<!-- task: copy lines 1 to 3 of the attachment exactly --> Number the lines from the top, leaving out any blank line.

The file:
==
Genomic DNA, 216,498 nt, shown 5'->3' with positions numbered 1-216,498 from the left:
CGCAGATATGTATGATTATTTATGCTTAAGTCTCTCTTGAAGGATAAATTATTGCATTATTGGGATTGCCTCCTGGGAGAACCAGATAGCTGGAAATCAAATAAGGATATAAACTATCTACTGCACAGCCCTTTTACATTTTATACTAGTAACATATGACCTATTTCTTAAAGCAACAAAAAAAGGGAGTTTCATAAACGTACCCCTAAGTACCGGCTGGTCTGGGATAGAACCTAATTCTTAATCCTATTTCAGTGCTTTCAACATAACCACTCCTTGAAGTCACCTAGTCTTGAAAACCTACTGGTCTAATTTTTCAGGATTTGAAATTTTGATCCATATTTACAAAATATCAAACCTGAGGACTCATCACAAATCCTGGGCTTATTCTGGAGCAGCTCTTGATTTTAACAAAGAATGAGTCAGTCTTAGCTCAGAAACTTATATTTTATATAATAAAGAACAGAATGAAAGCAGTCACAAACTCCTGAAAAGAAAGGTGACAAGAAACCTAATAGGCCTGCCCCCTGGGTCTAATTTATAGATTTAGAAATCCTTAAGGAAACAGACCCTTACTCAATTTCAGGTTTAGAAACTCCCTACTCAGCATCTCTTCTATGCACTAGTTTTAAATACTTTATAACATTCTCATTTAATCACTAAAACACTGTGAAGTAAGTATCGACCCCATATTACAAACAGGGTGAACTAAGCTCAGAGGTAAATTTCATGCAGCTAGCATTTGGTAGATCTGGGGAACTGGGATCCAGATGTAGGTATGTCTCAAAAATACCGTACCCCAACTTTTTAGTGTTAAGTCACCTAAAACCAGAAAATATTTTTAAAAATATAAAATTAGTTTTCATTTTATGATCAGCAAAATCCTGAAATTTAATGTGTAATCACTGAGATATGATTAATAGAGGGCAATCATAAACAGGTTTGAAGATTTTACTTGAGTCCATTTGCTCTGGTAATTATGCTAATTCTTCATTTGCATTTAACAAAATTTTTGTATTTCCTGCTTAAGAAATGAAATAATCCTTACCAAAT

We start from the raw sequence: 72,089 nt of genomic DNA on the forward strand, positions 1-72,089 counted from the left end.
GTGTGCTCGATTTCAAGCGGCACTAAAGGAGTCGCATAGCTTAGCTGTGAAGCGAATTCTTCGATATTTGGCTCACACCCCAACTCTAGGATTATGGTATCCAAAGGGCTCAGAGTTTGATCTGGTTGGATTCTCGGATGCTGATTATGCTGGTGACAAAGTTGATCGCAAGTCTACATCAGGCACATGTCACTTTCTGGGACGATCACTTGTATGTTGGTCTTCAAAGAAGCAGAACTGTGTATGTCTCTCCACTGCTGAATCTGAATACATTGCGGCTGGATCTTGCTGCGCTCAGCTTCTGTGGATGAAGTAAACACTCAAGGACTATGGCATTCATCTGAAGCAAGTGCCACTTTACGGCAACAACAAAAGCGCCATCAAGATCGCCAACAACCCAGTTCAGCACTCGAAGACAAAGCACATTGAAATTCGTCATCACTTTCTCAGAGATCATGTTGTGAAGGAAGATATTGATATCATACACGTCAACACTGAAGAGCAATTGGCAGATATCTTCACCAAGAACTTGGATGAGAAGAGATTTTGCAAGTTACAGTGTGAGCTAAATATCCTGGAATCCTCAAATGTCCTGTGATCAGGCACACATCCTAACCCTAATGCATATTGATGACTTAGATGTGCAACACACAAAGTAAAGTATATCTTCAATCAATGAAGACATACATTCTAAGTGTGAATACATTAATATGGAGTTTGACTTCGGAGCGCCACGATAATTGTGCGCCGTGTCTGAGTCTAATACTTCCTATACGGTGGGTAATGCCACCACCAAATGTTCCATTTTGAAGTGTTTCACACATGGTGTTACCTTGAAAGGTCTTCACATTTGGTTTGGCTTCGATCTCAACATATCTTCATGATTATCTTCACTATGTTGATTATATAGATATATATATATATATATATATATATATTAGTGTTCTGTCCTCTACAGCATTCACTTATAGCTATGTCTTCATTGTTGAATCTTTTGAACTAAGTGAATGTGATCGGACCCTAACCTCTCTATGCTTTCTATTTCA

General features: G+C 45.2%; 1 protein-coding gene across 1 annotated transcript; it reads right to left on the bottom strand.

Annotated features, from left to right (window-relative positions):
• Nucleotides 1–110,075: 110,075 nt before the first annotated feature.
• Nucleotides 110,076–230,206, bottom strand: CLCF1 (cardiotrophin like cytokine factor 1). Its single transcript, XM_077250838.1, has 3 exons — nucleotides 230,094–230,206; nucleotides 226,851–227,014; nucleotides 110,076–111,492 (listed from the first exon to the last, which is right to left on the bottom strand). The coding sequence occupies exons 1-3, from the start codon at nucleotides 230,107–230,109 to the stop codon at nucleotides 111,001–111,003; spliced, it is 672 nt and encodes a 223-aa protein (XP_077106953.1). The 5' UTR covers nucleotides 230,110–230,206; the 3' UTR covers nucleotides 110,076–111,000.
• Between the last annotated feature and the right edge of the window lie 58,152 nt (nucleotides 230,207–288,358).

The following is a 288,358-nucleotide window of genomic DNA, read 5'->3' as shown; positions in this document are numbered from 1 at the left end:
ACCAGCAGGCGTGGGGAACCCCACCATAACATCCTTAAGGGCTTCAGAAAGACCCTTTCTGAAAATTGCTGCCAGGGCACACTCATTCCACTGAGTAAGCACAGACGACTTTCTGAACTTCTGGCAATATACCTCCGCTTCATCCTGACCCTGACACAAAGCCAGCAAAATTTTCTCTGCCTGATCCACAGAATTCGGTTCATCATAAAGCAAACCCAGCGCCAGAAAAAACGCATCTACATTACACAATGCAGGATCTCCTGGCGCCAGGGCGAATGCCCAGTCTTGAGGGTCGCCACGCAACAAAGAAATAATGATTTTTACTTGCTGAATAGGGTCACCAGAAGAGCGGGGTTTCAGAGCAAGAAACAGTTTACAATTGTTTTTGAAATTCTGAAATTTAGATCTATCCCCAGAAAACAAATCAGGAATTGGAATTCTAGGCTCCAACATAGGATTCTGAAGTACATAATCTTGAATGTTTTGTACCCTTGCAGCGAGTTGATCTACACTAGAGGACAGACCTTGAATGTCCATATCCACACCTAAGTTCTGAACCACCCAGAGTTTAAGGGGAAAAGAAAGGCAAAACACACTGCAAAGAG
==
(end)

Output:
Genomic DNA, 216,498 nt, shown 5'->3' with positions numbered 1-216,498 from the left:
CGCAGATATGTATGATTATTTATGCTTAAGTCTCTCTTGAAGGATAAATTATTGCATTATTGGGATTGCCTCCTGGGAGAACCAGATAGCTGGAAATCAAATAAGGATATAAACTATCTACTGCACAGCCCTTTTACATTTTATACTAGTAACATATGACCTATTTCTTAAAGCAACAAAAAAAGGGAGTTTCATAAACGTACCCCTAAGTACCGGCTGGTCTGGGATAGAACCTAATTCTTAATCCTATTTCAGTGCTTTCAACATAACCACTCCTTGAAGTCACCTAGTCTTGAAAACCTACTGGTCTAATTTTTCAGGATTTGAAATTTTGATCCATATTTACAAAATATCAAACCTGAGGACTCATCACAAATCCTGGGCTTATTCTGGAGCAGCTCTTGATTTTAACAAAGAATGAGTCAGTCTTAGCTCAGAAACTTATATTTTATATAATAAAGAACAGAATGAAAGCAGTCACAAACTCCTGAAAAGAAAGGTGACAAGAAACCTAATAGGCCTGCCCCCTGGGTCTAATTTATAGATTTAGAAATCCTTAAGGAAACAGACCCTTACTCAATTTCAGGTTTAGAAACTCCCTACTCAGCATCTCTTCTATGCACTAGTTTTAAATACTTTATAACATTCTCATTTAATCACTAAAACACTGTGAAGTAAGTATCGACCCCATATTACAAACAGGGTGAACTAAGCTCAGAGGTAAATTTCATGCAGCTAGCATTTGGTAGATCTGGGGAACTGGGATCCAGATGTAGGTATGTCTCAAAAATACCGTACCCCAACTTTTTAGTGTTAAGTCACCTAAAACCAGAAAATATTTTTAAAAATATAAAATTAGTTTTCATTTTATGATCAGCAAAATCCTGAAATTTAATGTGTAATCACTGAGATATGATTAATAGAGGGCAATCATAAACAGGTTTGAAGATTTTACTTGAGTCCATTTGCTCTGGTAATTATGCTAATTCTTCATTTGCATTTAACAAAATTTTTGTATTTCCTGCTTAAGAAATGAAATAATCCTTACCAAAT

We start from the raw sequence: 72,089 nt of genomic DNA on the forward strand, positions 1-72,089 counted from the left end.